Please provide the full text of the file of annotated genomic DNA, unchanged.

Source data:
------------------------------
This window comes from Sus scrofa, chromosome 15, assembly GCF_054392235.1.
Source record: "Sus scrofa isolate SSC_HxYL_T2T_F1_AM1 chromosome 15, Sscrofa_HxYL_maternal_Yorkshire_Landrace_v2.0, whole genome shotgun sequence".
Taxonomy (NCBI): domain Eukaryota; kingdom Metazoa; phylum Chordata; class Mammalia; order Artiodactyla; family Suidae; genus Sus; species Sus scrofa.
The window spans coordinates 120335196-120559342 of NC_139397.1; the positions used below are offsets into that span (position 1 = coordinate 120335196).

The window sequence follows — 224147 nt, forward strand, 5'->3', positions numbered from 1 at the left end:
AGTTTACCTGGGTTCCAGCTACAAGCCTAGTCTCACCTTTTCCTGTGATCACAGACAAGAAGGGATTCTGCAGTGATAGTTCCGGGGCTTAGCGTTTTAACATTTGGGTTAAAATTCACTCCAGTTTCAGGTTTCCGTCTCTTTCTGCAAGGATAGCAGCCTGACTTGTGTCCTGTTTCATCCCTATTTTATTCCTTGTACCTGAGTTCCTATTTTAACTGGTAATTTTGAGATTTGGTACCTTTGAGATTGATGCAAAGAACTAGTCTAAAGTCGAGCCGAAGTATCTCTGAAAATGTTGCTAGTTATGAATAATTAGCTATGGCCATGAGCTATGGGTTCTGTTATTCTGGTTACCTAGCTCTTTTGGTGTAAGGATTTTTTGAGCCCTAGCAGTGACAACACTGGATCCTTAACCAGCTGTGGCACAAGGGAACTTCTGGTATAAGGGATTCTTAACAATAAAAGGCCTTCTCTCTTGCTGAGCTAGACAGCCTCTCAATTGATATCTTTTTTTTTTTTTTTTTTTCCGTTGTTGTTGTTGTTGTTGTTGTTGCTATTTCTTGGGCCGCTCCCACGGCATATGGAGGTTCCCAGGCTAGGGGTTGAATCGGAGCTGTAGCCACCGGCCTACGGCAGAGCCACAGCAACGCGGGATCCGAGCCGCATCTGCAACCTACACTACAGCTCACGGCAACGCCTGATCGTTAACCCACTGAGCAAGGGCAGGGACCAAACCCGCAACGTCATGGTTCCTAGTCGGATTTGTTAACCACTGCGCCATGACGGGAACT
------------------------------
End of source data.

This window comes from Sus scrofa, chromosome 15, assembly GCF_054392235.1.
Source record: "Sus scrofa isolate SSC_HxYL_T2T_F1_AM1 chromosome 15, Sscrofa_HxYL_maternal_Yorkshire_Landrace_v2.0, whole genome shotgun sequence".
Taxonomy (NCBI): domain Eukaryota; kingdom Metazoa; phylum Chordata; class Mammalia; order Artiodactyla; family Suidae; genus Sus; species Sus scrofa.
The window spans coordinates 120335196-120559342 of NC_139397.1; the positions used below are offsets into that span (position 1 = coordinate 120335196).

The window sequence follows — 224147 nt, forward strand, 5'->3', positions numbered from 1 at the left end:
AGTTTACCTGGGTTCCAGCTACAAGCCTAGTCTCACCTTTTCCTGTGATCACAGACAAGAAGGGATTCTGCAGTGATAGTTCCGGGGCTTAGCGTTTTAACATTTGGGTTAAAATTCACTCCAGTTTCAGGTTTCCGTCTCTTTCTGCAAGGATAGCAGCCTGACTTGTGTCCTGTTTCATCCCTATTTTATTCCTTGTACCTGAGTTCCTATTTTAACTGGTAATTTTGAGATTTGGTACCTTTGAGATTGATGCAAAGAACTAGTCTAAAGTCGAGCCGAAGTATCTCTGAAAATGTTGCTAGTTATGAATAATTAGCTATGGCCATGAGCTATGGGTTCTGTTATTCTGGTTACCTAGCTCTTTTGGTGTAAGGATTTTTTGAGCCCTAGCAGTGACAACACTGGATCCTTAACCAGCTGTGGCACAAGGGAACTTCTGGTATAAGGGATTCTTAACAATAAAAGGCCTTCTCTCTTGCTGAGCTAGACAGCCTCTCAATTGATATCTTTTTTTTTTTTTTTTTTTCCGTTGTTGTTGTTGTTGTTGTTGTTGCTATTTCTTGGGCCGCTCCCACGGCATATGGAGGTTCCCAGGCTAGGGGTTGAATCGGAGCTGTAGCCACCGGCCTACGGCAGAGCCACAGCAACGCGGGATCCGAGCCGCATCTGCAACCTACACTACAGCTCACGGCAACGCCTGATCGTTAACCCACTGAGCAAGGGCAGGGACCAAACCCGCAACGTCATGGTTCCTAGTCGGATTTGTTAACCACTGCGCCATGACGGGAACT